Citing the Court's relatively recent decision in New Bar Partnership v. Martin, __ N.C. App. __, 729 S.E.2d 675 (2012), the Court of Appeals first concludes as follows:
As tenant’s preemptive right is a contingent right which does not vest until his landlord agrees on terms to sell the property, this Court held in New Bar that such “a preemptive right or right of first refusal” as contained in a commercial lease is subject to the common law rule against perpetuities and not subject to the Uniform Statutory Rule Against Perpetuities, codified in N.C. Gen. Stat. § 41-15, et seq.
Specifically, the Court reasons that "[t]hough the Lease provides for an initial term of 15 years, it also provides the Tenant the option to extend the Lease for an additional term of '5 to 10 years,' making it 'possible' that the duration of the Lease – and the Tenant’s preemptive right - to be 25 years."

The Court then concludes that the right of first refusal violates the common law RAP.  The Court reasons that at the time the Lease was entered into in 2009, there was a “possibility” that the Tenant’s preemptive right would not vest, if at all, within 21 years of any life in being at the time the Lease was executed.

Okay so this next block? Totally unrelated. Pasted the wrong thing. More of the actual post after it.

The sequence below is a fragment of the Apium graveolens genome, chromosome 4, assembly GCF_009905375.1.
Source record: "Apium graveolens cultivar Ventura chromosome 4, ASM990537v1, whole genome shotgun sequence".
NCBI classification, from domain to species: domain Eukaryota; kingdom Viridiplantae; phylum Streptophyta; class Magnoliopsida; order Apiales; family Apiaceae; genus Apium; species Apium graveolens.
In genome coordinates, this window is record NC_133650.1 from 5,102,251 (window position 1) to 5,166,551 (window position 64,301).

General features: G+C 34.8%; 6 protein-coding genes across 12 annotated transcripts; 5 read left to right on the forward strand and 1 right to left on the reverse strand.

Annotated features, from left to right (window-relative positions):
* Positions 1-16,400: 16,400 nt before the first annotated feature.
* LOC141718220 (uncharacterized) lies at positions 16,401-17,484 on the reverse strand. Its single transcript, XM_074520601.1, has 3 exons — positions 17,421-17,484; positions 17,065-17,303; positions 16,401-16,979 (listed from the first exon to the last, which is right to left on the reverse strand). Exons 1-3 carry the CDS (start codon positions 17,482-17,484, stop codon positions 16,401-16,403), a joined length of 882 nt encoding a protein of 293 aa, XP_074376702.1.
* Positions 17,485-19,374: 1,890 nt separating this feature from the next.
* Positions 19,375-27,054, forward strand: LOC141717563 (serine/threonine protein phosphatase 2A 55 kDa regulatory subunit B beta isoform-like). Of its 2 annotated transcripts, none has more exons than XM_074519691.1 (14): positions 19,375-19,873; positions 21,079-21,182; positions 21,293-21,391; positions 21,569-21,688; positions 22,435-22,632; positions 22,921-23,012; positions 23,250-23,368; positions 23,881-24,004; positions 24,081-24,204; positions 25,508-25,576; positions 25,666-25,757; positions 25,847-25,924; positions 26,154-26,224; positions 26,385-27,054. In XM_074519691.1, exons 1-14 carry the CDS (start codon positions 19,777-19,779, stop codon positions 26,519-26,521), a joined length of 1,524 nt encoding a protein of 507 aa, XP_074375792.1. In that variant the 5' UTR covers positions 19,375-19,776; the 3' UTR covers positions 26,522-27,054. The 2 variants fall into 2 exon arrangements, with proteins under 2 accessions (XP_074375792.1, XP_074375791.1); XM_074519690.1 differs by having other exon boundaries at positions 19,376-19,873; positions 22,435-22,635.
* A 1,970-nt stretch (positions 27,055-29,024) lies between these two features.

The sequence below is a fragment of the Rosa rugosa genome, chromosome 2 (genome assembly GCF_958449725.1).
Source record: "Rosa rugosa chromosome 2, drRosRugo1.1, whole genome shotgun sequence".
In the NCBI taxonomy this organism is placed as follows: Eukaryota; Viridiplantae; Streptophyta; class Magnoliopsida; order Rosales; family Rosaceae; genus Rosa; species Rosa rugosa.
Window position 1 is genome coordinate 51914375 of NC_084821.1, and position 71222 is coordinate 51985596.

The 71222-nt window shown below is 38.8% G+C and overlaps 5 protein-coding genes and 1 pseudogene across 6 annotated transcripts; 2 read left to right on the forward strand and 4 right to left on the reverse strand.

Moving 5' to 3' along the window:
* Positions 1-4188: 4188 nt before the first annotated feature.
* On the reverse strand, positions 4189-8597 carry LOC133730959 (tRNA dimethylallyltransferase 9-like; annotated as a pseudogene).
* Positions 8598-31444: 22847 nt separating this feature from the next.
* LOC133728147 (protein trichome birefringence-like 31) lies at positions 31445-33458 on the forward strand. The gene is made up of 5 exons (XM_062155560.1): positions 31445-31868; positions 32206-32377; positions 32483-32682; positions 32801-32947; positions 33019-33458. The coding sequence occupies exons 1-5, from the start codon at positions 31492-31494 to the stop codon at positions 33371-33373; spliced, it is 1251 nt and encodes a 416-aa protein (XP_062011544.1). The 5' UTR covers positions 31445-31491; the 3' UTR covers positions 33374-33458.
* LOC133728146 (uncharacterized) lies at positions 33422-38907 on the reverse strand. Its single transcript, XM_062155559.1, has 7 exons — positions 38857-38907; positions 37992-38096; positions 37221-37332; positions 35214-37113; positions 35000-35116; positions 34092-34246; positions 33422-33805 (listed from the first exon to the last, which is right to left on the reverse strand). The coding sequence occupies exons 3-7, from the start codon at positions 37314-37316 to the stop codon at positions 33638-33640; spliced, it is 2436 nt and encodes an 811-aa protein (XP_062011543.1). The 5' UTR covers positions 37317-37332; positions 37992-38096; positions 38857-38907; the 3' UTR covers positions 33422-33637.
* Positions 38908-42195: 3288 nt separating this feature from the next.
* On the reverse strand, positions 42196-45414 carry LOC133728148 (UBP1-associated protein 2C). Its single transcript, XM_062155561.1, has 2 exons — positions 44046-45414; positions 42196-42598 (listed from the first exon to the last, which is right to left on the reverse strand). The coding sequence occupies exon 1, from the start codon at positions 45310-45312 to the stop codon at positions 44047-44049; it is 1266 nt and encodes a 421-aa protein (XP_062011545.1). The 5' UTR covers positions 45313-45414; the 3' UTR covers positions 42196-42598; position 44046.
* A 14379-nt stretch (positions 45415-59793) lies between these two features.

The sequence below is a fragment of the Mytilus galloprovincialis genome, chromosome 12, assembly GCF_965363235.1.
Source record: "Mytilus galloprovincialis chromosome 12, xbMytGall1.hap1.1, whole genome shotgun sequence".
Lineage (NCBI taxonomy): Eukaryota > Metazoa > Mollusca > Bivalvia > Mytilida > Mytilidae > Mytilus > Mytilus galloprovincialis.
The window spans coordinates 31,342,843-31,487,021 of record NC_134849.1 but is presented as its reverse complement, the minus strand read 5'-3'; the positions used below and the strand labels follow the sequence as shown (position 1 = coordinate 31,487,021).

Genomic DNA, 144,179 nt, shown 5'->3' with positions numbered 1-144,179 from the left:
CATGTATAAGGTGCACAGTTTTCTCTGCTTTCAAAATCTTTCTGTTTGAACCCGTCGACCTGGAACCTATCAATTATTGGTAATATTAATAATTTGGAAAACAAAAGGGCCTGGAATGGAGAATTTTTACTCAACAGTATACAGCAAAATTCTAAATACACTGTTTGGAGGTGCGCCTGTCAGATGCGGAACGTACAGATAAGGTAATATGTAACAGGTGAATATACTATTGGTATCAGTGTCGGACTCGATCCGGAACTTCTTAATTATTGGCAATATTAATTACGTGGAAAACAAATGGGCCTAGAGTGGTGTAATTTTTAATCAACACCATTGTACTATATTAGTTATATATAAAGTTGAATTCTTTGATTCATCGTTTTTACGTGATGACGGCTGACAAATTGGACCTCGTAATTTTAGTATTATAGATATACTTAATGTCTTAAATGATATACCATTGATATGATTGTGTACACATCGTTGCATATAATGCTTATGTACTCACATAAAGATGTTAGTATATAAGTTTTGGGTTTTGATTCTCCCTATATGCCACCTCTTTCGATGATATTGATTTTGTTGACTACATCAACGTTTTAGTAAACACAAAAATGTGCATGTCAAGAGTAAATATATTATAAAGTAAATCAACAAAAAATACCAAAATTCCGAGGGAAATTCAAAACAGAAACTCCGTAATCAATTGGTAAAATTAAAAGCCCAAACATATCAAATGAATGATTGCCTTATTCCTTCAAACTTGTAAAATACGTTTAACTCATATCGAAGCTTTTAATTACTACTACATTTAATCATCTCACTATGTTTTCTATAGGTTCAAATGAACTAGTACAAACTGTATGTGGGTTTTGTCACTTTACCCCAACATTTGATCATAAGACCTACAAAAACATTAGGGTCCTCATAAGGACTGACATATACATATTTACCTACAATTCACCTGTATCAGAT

"As such, the provision in the Lease granting the Tenant a preemptive right in violation of the common law rule against perpetuities was void ab initio and is unenforceable in our courts."

Benjamin Button is a "life in being", I suppose.  But that would really complicate an already complicated rule.

Mike Thelen practices in Womble, Carlyle's Real Estate Litigation and Land Use practice group. He regularly represents a wide variety of clients, from local governments to businesses, in land use and land development matters in both state and federal venues throughout North Carolina.

Follow the North Carolina Land Use Litigator on Twitter at @nclanduselaw and "like" us on Facebook here.

Tuesday, February 17, 2015, 4:21 PM

N.C. Court of Appeals Addresses "Offset" Defense In Loan Deficiency Claims, the Ownership Element of Trespass

The Court of Appeals issued a number of decisions today, while snow and ice ghosted the City of Raleigh.  The Court addressed trespass to land, the availability of the "offset" defense to commercial loan guarantors.  Let's take a quick look at a couple of today's holdings in the land use/real estate sphere: